Although connexins (Cxs) are broadly expressed by cells of mammalian organisms, Cx39 has a very restricted pattern of expression and the biophysical properties of Cx39-based channels [hemichannels (HCs) and gap junction channels (GJCs)] remain largely unknown. Here, we used HeLa cells transfected with Cx39 (HeLa-Cx39 cells) in which intercellular electrical coupling was not detected, indicating the absence of GJCs. However, functional HCs were found on the surface of cells exposed to conditions known to increase the open probability of other Cx HCs (e.g., extracellular divalent cationic-free solution (DCFS), extracellular alkaline pH, mechanical stimulus and depolarization to positive membrane potentials). Cx39 HCs were blocked by some traditional Cx HC blockers, but not by others or a pannexin1 channel blocker. HeLa-Cx39 cells showed similar resting membrane potentials (RMPs) to those of parental cells, and exposure to DCFS reduced RMPs in Cx39 transfectants, but not in parental cells. Under these conditions, unitary events of ~75 pS were frequent in HeLa-Cx39 cells and absent in parental cells. Real-time cellular uptake experiments of dyes with different physicochemical features, as well as the application of a machine-learning approach revealed that Cx39 HCs are preferentially permeable to molecules characterized by six categories of descriptors, namely: (1) electronegativity, (2) ionization potential, (3) polarizability, (4) size and geometry, (5) topological flexibility and (6) valence. However, Cx39 HCs opened by mechanical stimulation or alkaline pH were impermeable to Ca2+. Molecular modeling of Cx39-based channels suggest that a constriction present at the intracellular portion of the para helix region co-localizes with an electronegative patch, imposing an energetic and steric barrier, which in the case of GJCs may hinder channel function. Results reported here demonstrate that Cx39 form HCs and add to our understanding of the functional roles of Cx39 HCs under physiological and pathological conditions in cells that express them.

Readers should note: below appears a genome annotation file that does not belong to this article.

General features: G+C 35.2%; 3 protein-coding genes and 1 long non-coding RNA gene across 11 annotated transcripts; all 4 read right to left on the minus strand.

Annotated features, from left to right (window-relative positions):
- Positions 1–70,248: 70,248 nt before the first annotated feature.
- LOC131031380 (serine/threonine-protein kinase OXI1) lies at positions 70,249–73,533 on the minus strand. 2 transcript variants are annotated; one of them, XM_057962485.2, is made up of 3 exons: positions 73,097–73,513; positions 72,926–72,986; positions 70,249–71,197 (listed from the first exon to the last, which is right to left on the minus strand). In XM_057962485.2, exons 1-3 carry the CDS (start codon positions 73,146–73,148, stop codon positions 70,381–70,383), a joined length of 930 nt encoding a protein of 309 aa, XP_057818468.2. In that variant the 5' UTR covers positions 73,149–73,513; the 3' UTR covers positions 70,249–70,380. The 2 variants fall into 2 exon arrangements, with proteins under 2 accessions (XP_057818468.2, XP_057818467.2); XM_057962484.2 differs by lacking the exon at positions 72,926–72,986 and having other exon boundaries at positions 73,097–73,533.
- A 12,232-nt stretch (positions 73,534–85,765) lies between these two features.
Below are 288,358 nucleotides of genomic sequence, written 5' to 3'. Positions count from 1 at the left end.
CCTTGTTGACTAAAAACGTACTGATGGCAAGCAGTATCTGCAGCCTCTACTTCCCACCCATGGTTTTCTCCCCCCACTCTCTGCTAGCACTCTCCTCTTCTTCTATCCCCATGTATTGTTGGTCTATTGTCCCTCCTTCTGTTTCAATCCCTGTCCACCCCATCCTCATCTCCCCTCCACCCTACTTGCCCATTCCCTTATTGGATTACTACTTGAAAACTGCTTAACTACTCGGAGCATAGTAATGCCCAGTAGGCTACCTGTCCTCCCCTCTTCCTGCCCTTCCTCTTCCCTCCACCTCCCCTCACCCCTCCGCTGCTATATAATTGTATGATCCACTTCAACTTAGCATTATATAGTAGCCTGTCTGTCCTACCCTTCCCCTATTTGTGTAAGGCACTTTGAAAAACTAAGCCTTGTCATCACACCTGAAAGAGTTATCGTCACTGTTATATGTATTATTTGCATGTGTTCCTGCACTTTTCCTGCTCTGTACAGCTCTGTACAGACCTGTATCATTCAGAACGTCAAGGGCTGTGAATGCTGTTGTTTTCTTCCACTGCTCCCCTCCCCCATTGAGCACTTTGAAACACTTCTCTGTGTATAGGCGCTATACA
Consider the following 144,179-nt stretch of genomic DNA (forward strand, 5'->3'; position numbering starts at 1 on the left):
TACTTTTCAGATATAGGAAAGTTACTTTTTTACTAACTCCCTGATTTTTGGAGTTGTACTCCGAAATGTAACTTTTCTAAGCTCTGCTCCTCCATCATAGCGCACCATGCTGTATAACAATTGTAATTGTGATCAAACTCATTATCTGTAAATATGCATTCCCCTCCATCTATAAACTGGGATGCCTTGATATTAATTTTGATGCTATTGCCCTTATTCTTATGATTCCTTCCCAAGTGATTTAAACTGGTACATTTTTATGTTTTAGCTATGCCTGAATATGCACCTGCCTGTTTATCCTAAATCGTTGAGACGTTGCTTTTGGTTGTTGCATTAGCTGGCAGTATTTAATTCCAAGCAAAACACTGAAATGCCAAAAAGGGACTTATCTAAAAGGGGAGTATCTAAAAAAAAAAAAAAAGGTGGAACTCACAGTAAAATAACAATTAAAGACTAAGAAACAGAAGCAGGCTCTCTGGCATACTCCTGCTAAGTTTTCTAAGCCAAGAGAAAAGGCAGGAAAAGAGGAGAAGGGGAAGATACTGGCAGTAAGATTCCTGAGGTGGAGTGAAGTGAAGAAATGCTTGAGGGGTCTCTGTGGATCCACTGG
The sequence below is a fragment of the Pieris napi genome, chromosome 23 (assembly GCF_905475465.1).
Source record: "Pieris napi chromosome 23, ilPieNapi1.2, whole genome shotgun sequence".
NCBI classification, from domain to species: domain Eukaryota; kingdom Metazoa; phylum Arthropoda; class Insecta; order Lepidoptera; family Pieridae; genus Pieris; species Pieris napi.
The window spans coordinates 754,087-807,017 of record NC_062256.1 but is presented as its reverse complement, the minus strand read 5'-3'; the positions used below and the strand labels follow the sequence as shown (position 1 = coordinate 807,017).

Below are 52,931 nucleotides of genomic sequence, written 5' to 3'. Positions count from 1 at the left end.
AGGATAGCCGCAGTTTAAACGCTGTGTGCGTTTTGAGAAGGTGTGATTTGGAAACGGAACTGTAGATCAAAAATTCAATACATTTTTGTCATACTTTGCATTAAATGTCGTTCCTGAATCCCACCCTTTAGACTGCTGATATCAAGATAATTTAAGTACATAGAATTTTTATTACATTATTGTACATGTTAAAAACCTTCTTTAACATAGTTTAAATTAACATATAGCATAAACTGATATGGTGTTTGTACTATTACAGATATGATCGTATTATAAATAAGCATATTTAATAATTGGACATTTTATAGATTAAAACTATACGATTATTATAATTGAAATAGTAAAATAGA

Bibliographical noteFunding Information:
We thank to Ms. Teresa Vergara and Ms. Paola Fern?ndez for their technical support. This work was partially supported by Fondo Nacional de Desarrollo Cient?fico y Tecnol?gico (FONDECYT) grants 1150291 (to JCS), 11140342 (to AJMM), 11160739 (to LAC) and 1160574 (to TPA), Fundaci?n Ciencia para la Vida PFB-16 (to TPA), and ICM-Econom?a P09-022-F Centro Interdisciplinario de Neurociencias de Valpara?so (to JCS and TPA), PAI/CONICYT 79140023 (to LAC) and the Doctoral thesis support fellowship at CONICYT to AAV and SEGM. The data of this paper are from a thesis submitted in partial fulfillment of the requirements for the degree of Doctor in Physiological Sciences (AAV) at the Pontificia Universidad Cat?lica de Chile.
© 2017 Vargas, Cisterna, Saavedra-Leiva, Urrutia, Cea, Vielma, Gutierrez-Maldonado, Martin, Pareja-Barrueto, Escalona, Schmachtenberg, Lagos, Perez-Acle and Sáez.
- Electrical coupling
- Gap junction
- Membrane potential
- Unitary conductance